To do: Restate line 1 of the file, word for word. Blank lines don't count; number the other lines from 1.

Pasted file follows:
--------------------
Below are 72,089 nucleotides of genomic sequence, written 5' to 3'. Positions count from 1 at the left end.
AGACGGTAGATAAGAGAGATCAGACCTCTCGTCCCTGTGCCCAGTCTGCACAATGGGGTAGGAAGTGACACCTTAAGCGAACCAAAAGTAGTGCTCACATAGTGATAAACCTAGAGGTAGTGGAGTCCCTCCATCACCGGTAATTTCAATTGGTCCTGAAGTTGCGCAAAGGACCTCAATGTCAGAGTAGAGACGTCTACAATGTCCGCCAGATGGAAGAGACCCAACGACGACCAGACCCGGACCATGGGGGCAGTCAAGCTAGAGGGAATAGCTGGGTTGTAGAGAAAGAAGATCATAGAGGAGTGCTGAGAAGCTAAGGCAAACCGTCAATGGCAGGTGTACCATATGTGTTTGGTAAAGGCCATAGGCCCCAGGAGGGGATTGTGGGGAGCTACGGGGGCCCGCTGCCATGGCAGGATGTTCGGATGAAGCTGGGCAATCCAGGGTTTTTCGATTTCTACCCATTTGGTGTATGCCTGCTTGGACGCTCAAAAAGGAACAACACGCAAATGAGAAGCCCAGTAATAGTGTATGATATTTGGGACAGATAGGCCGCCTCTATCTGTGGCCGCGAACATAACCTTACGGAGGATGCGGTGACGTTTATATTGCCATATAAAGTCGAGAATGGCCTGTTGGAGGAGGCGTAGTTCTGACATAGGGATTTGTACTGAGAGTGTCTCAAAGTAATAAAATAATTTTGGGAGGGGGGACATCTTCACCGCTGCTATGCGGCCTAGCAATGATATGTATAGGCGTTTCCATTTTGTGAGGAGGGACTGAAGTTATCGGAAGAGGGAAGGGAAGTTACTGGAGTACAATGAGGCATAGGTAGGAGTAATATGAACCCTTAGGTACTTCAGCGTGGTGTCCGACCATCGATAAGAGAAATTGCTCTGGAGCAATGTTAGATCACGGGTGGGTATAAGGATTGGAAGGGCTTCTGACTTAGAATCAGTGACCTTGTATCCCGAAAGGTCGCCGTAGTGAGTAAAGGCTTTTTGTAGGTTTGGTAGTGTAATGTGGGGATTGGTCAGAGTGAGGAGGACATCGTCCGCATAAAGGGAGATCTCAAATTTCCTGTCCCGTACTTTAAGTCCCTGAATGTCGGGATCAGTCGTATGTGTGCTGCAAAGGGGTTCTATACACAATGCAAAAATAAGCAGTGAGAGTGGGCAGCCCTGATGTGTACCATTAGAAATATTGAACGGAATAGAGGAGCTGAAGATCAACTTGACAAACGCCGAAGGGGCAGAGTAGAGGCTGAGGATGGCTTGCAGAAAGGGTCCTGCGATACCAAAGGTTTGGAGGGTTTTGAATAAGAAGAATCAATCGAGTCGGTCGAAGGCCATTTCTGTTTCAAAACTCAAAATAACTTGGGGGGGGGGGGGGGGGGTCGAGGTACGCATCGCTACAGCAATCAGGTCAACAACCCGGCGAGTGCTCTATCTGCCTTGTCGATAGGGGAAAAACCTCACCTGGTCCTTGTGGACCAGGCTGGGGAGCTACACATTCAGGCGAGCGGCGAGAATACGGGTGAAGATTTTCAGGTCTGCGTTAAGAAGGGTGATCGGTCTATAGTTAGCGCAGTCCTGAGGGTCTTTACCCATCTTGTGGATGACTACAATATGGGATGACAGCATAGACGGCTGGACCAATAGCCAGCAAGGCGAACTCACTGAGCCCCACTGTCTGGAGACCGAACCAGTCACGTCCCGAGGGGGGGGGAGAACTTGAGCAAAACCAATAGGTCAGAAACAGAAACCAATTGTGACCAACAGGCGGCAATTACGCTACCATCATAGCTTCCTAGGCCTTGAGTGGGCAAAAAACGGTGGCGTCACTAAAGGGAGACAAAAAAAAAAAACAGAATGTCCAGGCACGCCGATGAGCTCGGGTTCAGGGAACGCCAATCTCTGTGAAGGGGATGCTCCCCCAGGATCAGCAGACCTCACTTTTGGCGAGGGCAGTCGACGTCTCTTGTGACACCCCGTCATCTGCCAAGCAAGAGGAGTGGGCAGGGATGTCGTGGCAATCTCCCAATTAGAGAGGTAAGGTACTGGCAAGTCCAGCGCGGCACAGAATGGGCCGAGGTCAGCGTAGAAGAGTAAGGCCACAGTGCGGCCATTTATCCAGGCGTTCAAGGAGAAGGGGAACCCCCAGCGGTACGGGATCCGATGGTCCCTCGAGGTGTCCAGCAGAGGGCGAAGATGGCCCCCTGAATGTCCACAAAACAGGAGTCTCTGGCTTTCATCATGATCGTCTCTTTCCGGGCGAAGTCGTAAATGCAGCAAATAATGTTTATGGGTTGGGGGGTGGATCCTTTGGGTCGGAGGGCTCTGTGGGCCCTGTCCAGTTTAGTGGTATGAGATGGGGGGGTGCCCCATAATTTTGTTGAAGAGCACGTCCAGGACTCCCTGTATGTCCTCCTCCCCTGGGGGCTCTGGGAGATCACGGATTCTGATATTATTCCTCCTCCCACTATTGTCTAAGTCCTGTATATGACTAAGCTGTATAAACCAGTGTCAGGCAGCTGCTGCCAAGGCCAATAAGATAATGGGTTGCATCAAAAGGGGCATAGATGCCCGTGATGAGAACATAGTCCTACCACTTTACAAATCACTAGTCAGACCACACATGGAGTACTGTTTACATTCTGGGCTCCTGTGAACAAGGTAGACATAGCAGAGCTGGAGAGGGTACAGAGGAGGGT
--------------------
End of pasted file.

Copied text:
Below are 72,089 nucleotides of genomic sequence, written 5' to 3'. Positions count from 1 at the left end.